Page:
If you play your VST instruments with a MIDI controller, you’ll like the quantize setting. Basically, you can snap all of the MIDI notes to the grid after you’ve played the part. It will move the notes to the closest grid line, so if your playing was way off, the quantize setting may make it sound even more off.

But it can be a time saver as it can be faster than manually adjusting each note that’s off time. 

Humanize

If you draw in your MIDI notes and/or hits, the humanize setting is your friend. It’s a quick way to make your VST instrument sound more…well, human. 

For example, let’s say you draw in a MIDI drum beat. It’s going to sound fake because every hit has the exact same velocity by default, and your hits will be snapped to the grid. No human drummer hits the snare with the exact same velocity and perfectly on time every time.

So in this case, apply the humanize setting and your DAW will vary the velocity and timing of the hits to make it sound human. 

Delay and Reverb

As a reminder, reverb determines the size of the room while delay determines how many repetitions are applied (like an echo in a big cave). 

These two settings are built into a lot of plugins. But if they’re not, you can apply your own so they fit better in the mix, preferably after you’ve bounced the MIDI files to WAV files (more on that below).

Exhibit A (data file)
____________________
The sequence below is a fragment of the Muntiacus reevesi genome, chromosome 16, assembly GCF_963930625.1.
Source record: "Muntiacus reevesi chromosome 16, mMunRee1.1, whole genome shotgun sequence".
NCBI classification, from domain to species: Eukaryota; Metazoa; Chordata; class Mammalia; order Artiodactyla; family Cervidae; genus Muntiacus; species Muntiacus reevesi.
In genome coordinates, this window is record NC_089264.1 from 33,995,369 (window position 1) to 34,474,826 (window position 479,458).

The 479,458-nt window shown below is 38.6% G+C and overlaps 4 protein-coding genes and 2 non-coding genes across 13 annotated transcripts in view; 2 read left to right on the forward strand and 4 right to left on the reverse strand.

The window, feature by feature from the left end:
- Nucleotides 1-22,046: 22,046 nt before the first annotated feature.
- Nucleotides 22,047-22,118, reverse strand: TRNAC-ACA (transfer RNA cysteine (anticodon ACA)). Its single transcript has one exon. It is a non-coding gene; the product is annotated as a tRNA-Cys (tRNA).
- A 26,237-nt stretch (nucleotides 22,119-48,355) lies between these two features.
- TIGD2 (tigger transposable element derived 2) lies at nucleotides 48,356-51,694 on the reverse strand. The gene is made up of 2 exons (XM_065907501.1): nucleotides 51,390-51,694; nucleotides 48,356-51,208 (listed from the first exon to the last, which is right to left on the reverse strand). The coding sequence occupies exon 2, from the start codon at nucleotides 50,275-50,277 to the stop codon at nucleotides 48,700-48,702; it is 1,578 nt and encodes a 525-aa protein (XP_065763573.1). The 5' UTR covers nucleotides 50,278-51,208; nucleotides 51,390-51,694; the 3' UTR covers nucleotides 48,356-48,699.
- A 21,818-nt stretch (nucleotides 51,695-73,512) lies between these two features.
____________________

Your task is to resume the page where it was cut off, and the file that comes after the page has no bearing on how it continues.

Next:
Layer VSTs

Layering elements has seriously made my productions way fuller, warmer, and just overall more pleasing to my ears. I layer everything, from vocals to acoustic guitars to (you guessed it) VST instruments. 

Try this: play a piano part, duplicate the track, change the VST instrument on the duplicate track to a synth, then pan the two tracks left and right. You’ll notice you get a much more interesting and bigger sound. 

+ Read more on Flypaper: “5 Digital Emulators Perfect for Getting a Retro Synth Sound.”

Bounce Your MIDI Files to WAV Files

Please don’t leave your MIDI files as MIDI files in your DAW, especially if you’ve finished the production and have started mixing the song. 

Why? 

Well first, MIDI information can sometimes read incorrectly, which can mess up the patch playback.

Second, bouncing MIDI to audio will save CPU power. 

Third, it’s easier to apply effects to WAV files, like reverb and delay, and you can easily sample or reverse the files. 

And lastly, it helps you commit to your production idea instead of continuing to question yourself and change the part you played. 

However, I suggest you keep the MIDI track, just mute it so it’s not being played and using up computer power. That way, you still have the option to change the sound, duplicate it and use a different sound, or to see what exact chords and notes you played. 

Don’t stop here!

Continue learning with hundreds of lessons on songwriting, mixing, recording and production, composing, beat making, and more on Soundfly, with artist-led courses by KimbraCom TruiseJlinKiefer, and the new Ryan Lott: Designing Sample-Based Instruments.